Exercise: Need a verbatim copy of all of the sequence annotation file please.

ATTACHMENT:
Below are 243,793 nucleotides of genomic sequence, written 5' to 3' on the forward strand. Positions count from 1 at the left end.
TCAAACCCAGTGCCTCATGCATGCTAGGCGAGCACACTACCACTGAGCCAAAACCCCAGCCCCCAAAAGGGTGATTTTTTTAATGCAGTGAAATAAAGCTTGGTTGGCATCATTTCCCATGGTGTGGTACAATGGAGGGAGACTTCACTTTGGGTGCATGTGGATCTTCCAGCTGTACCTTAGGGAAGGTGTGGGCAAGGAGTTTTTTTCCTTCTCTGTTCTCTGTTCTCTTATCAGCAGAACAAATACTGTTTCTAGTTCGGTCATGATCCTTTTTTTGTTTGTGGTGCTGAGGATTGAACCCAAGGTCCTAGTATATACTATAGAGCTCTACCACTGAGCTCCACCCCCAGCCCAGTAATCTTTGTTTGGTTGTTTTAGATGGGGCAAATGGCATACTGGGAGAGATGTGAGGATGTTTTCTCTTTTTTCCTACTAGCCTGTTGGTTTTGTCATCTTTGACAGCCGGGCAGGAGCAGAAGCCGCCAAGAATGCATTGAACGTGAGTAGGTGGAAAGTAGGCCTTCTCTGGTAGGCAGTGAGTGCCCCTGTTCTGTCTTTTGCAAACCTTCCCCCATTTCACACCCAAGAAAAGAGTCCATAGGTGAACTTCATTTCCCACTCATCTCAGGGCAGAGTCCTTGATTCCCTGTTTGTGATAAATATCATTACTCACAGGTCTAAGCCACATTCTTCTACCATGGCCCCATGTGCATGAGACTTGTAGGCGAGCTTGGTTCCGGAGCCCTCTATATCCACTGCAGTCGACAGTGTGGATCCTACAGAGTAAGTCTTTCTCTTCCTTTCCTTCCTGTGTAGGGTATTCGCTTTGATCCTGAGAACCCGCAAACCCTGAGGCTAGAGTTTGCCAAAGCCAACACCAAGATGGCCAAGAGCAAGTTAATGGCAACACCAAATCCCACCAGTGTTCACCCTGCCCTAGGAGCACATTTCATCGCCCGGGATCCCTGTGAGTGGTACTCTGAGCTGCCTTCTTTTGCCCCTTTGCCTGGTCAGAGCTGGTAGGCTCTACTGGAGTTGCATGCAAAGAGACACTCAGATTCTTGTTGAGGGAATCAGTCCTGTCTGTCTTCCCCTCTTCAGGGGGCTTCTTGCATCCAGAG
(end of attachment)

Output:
Below are 243,793 nucleotides of genomic sequence, written 5' to 3' on the forward strand. Positions count from 1 at the left end.
TCAAACCCAGTGCCTCATGCATGCTAGGCGAGCACACTACCACTGAGCCAAAACCCCAGCCCCCAAAAGGGTGATTTTTTTAATGCAGTGAAATAAAGCTTGGTTGGCATCATTTCCCATGGTGTGGTACAATGGAGGGAGACTTCACTTTGGGTGCATGTGGATCTTCCAGCTGTACCTTAGGGAAGGTGTGGGCAAGGAGTTTTTTTCCTTCTCTGTTCTCTGTTCTCTTATCAGCAGAACAAATACTGTTTCTAGTTCGGTCATGATCCTTTTTTTGTTTGTGGTGCTGAGGATTGAACCCAAGGTCCTAGTATATACTATAGAGCTCTACCACTGAGCTCCACCCCCAGCCCAGTAATCTTTGTTTGGTTGTTTTAGATGGGGCAAATGGCATACTGGGAGAGATGTGAGGATGTTTTCTCTTTTTTCCTACTAGCCTGTTGGTTTTGTCATCTTTGACAGCCGGGCAGGAGCAGAAGCCGCCAAGAATGCATTGAACGTGAGTAGGTGGAAAGTAGGCCTTCTCTGGTAGGCAGTGAGTGCCCCTGTTCTGTCTTTTGCAAACCTTCCCCCATTTCACACCCAAGAAAAGAGTCCATAGGTGAACTTCATTTCCCACTCATCTCAGGGCAGAGTCCTTGATTCCCTGTTTGTGATAAATATCATTACTCACAGGTCTAAGCCACATTCTTCTACCATGGCCCCATGTGCATGAGACTTGTAGGCGAGCTTGGTTCCGGAGCCCTCTATATCCACTGCAGTCGACAGTGTGGATCCTACAGAGTAAGTCTTTCTCTTCCTTTCCTTCCTGTGTAGGGTATTCGCTTTGATCCTGAGAACCCGCAAACCCTGAGGCTAGAGTTTGCCAAAGCCAACACCAAGATGGCCAAGAGCAAGTTAATGGCAACACCAAATCCCACCAGTGTTCACCCTGCCCTAGGAGCACATTTCATCGCCCGGGATCCCTGTGAGTGGTACTCTGAGCTGCCTTCTTTTGCCCCTTTGCCTGGTCAGAGCTGGTAGGCTCTACTGGAGTTGCATGCAAAGAGACACTCAGATTCTTGTTGAGGGAATCAGTCCTGTCTGTCTTCCCCTCTTCAGGGGGCTTCTTGCATCCAGAG